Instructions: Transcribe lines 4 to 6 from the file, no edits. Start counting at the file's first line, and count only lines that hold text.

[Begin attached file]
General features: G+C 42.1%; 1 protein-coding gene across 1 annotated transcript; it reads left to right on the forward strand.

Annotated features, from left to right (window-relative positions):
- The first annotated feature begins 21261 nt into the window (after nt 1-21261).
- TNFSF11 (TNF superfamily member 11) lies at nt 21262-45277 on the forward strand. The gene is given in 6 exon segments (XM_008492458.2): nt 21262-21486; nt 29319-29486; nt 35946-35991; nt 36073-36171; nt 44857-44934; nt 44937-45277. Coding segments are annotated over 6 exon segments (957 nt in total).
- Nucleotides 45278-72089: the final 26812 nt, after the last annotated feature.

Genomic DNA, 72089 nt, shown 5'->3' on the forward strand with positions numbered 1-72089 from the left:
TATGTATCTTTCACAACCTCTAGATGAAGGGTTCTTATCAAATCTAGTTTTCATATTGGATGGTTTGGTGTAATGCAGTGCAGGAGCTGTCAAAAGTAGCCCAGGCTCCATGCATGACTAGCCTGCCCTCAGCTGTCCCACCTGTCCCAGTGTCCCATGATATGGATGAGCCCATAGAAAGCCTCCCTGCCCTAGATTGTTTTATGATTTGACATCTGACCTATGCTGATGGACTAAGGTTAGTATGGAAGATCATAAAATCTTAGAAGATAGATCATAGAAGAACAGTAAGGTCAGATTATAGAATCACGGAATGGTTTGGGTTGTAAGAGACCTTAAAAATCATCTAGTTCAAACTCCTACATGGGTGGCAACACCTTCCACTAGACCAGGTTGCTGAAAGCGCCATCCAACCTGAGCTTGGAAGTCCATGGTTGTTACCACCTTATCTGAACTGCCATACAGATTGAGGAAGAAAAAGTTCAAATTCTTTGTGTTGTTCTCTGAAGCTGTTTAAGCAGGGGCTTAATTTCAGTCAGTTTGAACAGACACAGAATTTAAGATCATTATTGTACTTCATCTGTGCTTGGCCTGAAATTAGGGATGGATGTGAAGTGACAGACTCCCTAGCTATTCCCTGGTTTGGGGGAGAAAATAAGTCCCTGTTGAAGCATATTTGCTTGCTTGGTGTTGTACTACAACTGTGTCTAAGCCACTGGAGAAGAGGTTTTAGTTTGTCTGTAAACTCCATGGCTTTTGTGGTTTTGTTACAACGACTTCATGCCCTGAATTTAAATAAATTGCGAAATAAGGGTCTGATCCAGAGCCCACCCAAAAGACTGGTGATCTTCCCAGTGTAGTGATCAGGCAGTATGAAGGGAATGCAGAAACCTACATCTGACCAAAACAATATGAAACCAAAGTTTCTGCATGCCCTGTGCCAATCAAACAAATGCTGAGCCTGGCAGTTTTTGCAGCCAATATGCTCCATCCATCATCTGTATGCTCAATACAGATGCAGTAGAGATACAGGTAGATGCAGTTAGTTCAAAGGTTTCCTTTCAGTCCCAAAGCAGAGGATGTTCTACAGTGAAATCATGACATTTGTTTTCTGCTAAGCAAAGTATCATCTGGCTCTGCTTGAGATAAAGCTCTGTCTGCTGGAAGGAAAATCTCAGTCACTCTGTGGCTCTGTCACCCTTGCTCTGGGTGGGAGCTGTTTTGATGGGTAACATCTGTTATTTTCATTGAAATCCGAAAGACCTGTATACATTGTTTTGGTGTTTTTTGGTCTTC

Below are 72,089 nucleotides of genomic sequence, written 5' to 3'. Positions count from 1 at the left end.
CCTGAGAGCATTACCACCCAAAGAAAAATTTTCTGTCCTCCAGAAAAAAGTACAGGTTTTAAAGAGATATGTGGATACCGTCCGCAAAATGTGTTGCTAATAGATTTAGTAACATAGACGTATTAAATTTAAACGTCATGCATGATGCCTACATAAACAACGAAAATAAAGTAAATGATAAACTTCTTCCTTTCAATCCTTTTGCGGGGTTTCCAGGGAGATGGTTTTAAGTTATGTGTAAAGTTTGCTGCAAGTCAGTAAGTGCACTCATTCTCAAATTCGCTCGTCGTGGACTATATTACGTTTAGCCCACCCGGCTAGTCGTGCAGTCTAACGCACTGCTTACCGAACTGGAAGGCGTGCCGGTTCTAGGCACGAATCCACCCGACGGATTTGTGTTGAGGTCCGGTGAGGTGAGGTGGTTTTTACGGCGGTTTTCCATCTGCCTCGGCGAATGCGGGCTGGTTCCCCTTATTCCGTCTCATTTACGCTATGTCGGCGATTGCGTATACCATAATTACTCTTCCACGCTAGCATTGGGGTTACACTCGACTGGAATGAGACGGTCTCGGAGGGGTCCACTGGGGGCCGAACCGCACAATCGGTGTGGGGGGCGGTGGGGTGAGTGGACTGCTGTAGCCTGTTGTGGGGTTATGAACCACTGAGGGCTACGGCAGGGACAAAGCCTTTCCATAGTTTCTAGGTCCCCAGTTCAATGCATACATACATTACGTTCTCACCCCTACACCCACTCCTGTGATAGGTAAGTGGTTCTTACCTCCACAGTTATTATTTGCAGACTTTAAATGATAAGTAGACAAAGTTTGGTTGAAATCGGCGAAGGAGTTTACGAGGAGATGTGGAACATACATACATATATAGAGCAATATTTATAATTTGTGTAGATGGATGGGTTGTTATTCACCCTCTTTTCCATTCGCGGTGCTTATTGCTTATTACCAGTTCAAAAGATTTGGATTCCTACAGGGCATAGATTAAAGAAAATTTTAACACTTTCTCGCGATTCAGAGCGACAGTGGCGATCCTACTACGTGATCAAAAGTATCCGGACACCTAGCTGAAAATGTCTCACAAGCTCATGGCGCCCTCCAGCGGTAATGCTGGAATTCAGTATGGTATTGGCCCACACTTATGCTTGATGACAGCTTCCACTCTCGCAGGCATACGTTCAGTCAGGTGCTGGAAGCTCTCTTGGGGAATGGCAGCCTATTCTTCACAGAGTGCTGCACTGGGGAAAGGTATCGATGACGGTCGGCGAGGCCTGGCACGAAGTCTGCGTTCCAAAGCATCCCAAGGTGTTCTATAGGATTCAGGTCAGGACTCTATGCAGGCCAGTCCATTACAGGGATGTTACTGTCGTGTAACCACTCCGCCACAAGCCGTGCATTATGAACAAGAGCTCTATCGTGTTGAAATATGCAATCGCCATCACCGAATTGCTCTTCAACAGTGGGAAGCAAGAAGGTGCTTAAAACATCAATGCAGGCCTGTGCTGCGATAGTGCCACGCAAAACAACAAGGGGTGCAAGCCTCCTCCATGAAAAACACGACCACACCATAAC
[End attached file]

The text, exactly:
- TNFSF11 (TNF superfamily member 11) lies at nt 21262-45277 on the forward strand. The gene is given in 6 exon segments (XM_008492458.2): nt 21262-21486; nt 29319-29486; nt 35946-35991; nt 36073-36171; nt 44857-44934; nt 44937-45277. Coding segments are annotated over 6 exon segments (957 nt in total).
- Nucleotides 45278-72089: the final 26812 nt, after the last annotated feature.

Genomic DNA, 72089 nt, shown 5'->3' on the forward strand with positions numbered 1-72089 from the left: